From the Publisher's Inbox
Posted on July 26, 2005
Rick LoBello's opinion piece is the same old, extremist argument the zoo industry uses to protect its business interests. The zoo industry won't admit that there is an epidemic problem with housing elephants in zoos. The zoo industry knows, that elephants in zoos die on average at roughly half their natural 70-year lifespan and suffer horribly from captivity-induced health problems. Some zoos now are trying to change the facts - because the facts show that problems are caused by zoos' inability to house the largest land mammal. So, like all who are guilty, LoBello quickly diverts the public's attention from the suffering of elephants to his extremist argument that "zoos are in jeopardy."
If the zoo industry truly cared about saving endangered species they would stop wasting money and start donating substantial funding (of the multi-billion-dollar zoo industry) to the poor, range countries in Asia and Africa, that need financial incentives to preserve habitat and increase anti-poaching efforts. Each zoo that holds elephants spends millions of dollars for a small number of elephants. Instead that money could be used for TRUE conservation: $10,000 pays for one year's salary, food, supplies for a 10-man anti-poaching team in Asia (WildAid.org) and for less than $1 million per year more than 1 million acres of Cambodian wildlife are preserved and protected (www.cambodiawildlifesanctuary.com)!
HABITAT PROTECTION and ANTI-POACHING efforts are the only TRUE conservation - every thing else is just a business. It's time for the zoos to put the animals and TRUE conservation before their business interests and to stop lying to the public.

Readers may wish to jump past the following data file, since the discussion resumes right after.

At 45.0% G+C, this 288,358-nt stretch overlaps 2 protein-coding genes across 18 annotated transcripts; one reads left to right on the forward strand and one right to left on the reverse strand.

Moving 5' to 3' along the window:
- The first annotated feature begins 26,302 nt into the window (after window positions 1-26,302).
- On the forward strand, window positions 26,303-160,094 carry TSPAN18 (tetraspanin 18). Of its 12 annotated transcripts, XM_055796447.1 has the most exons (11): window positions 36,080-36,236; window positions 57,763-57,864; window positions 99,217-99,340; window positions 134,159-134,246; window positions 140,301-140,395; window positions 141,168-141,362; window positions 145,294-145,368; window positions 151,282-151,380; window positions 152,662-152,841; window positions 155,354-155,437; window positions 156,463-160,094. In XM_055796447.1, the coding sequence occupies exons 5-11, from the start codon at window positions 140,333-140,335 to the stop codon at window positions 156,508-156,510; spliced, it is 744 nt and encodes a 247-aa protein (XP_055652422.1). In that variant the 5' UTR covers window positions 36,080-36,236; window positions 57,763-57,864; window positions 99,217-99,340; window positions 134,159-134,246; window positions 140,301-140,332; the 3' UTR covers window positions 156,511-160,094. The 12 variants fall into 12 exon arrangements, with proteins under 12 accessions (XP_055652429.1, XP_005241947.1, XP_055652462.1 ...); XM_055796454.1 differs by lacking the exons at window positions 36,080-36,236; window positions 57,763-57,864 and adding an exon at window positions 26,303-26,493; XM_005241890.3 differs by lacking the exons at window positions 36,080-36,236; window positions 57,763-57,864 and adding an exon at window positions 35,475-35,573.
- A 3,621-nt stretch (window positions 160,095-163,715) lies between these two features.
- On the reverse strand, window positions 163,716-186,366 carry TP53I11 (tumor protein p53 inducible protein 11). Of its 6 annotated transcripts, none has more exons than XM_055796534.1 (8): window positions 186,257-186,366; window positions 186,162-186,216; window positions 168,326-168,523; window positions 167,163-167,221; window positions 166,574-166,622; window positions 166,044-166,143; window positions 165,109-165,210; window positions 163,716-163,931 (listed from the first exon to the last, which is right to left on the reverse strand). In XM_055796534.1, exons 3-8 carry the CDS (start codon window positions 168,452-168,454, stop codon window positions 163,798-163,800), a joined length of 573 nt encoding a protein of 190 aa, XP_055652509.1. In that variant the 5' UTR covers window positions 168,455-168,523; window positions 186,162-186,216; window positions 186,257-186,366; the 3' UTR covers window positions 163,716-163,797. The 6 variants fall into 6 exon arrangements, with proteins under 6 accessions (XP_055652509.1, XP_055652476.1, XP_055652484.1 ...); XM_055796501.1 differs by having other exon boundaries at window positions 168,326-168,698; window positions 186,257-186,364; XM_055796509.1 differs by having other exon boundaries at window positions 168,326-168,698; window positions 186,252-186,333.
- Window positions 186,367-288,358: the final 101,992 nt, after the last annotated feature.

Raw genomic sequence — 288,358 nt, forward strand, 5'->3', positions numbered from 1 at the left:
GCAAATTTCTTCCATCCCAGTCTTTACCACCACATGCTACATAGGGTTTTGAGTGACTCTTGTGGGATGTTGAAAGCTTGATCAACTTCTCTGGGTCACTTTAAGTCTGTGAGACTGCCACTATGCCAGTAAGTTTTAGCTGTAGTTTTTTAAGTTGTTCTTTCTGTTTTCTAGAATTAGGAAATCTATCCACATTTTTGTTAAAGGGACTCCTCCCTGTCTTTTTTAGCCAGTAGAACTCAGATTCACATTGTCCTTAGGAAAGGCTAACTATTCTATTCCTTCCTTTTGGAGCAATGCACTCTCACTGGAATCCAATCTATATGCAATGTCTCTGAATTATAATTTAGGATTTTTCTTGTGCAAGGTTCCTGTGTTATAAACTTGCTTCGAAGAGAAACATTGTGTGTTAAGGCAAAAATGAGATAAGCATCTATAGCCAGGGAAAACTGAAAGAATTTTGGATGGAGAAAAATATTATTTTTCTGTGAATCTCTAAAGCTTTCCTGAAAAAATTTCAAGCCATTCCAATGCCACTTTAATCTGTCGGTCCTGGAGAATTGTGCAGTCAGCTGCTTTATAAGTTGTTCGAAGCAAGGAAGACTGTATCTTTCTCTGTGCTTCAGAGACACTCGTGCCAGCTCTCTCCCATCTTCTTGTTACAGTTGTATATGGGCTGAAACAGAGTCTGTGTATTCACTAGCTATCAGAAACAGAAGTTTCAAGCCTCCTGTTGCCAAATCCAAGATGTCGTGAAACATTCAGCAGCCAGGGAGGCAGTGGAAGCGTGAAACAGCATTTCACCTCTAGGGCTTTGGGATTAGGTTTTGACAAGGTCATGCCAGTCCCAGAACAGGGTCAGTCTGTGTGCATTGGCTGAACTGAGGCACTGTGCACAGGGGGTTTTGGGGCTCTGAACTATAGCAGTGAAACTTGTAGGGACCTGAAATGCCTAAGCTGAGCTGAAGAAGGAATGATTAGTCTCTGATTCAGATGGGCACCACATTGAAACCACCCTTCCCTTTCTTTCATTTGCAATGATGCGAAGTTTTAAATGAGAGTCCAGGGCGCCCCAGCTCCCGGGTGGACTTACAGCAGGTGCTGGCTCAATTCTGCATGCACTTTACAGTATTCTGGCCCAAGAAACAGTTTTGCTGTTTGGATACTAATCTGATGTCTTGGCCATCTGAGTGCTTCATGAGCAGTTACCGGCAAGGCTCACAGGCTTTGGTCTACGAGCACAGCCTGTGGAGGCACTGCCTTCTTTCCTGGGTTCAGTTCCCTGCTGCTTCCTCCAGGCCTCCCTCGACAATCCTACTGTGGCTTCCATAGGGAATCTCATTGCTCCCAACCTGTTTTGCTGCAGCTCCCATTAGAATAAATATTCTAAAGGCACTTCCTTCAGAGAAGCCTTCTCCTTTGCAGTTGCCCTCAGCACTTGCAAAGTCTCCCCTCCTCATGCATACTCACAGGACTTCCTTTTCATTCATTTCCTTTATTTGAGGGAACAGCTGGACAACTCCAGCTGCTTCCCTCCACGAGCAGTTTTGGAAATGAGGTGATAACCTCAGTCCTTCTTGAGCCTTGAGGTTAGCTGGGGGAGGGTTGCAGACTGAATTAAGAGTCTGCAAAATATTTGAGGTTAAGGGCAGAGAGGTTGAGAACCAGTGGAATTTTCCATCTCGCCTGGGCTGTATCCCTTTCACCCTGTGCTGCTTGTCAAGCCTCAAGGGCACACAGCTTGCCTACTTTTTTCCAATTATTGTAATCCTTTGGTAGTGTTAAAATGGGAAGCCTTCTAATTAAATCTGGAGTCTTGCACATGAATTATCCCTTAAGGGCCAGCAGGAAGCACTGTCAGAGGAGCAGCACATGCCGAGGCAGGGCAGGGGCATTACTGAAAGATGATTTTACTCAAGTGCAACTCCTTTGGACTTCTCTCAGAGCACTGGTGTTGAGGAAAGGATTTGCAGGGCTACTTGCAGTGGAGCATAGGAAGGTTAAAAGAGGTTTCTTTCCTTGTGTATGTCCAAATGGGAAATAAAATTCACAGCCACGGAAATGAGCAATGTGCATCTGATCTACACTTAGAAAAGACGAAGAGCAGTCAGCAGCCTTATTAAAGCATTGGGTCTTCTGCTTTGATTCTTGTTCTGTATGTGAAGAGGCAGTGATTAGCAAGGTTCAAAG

San Francisco Bay Area
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Mr. LoBello makes very good points in his article about elephants in zoos. The people trying to get the El Paso elephants sent away are also the same people who opposed a group of African elephants being brought into the United States. These people stated that they would rather see elephants dead than in zoos. Clearly animal rights groups (practically terrorists based on their harrassment activities) such as these do not care about elephants as much as they want to hurt zoos.
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An Educated Workforce or Tax Cuts for the Wealthy?
On July 21, lawmakers convened for the Second Special Session of the 79th Legislature to debate school finance and tax reform.
Our debate should be about great schools. Our debate should be about an educated workforce that can compete for good jobs in the 21st century with a fair and modern tax system to support it.
Instead, it is about tax cuts, tax cuts for the wealthiest 10% in a state that already raises less money for state services than all but Florida. Before the stroke of midnight yesterday, the Governor’s proclamation for a new session hit our desks proclaiming the need for tax cuts, not great schools.
Based on recent polls, Texans want kids educated, not tax cuts for the wealthy few.
The regular legislative session and the first special session failed because of failed priorities. Under the most recent versions of H.B. 2 and H.B. 3, nine in ten Texans get tax hikes and a bare 3% increase in funding to cover inflation at schools that serve 4 million Texas children, while the wealthiest 10% get tax cuts and millions of new dollars for schools that serve 400,000 children.
While 70% of Texans want to close tax loopholes exploited by business and avoid increases in the sales taxes; H.B. 3 raises sales taxes and leaves the loopholes.
Texans know better. In today's Texas, these are exactly the wrong policies. Leading means taking risks to guarantee that tomorrow is better than today, instead of just playing to the base. Let's work once more to guarantee a great education to all children, and a fair tax system to support it.
Senator Eliot Shapleigh
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